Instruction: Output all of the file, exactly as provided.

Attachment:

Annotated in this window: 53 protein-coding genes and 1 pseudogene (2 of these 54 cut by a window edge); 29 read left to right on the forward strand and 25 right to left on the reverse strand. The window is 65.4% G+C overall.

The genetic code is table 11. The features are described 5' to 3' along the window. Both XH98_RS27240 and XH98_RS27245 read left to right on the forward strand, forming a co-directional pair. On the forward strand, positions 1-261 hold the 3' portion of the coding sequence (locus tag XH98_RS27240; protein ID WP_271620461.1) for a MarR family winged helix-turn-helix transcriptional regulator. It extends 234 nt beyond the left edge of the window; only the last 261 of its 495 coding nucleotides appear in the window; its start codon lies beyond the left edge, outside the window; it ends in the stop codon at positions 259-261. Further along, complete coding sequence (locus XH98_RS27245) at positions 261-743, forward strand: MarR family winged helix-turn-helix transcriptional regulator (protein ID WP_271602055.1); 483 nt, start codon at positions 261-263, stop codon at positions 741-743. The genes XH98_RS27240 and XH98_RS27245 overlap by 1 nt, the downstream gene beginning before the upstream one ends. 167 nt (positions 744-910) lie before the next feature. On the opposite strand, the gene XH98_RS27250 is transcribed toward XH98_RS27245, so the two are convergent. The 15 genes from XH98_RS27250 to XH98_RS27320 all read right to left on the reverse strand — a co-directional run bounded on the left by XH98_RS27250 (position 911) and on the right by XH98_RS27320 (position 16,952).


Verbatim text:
Annotated in this window: 53 protein-coding genes and 1 pseudogene (2 of these 54 cut by a window edge); 29 read left to right on the forward strand and 25 right to left on the reverse strand. The window is 65.4% G+C overall.

The genetic code is table 11. The features are described 5' to 3' along the window. Both XH98_RS27240 and XH98_RS27245 read left to right on the forward strand, forming a co-directional pair. On the forward strand, positions 1-261 hold the 3' portion of the coding sequence (locus tag XH98_RS27240; protein ID WP_271620461.1) for a MarR family winged helix-turn-helix transcriptional regulator. It extends 234 nt beyond the left edge of the window; only the last 261 of its 495 coding nucleotides appear in the window; its start codon lies beyond the left edge, outside the window; it ends in the stop codon at positions 259-261. Further along, complete coding sequence (locus XH98_RS27245) at positions 261-743, forward strand: MarR family winged helix-turn-helix transcriptional regulator (protein ID WP_271602055.1); 483 nt, start codon at positions 261-263, stop codon at positions 741-743. The genes XH98_RS27240 and XH98_RS27245 overlap by 1 nt, the downstream gene beginning before the upstream one ends. 167 nt (positions 744-910) lie before the next feature. On the opposite strand, the gene XH98_RS27250 is transcribed toward XH98_RS27245, so the two are convergent. The 15 genes from XH98_RS27250 to XH98_RS27320 all read right to left on the reverse strand — a co-directional run bounded on the left by XH98_RS27250 (position 911) and on the right by XH98_RS27320 (position 16,952).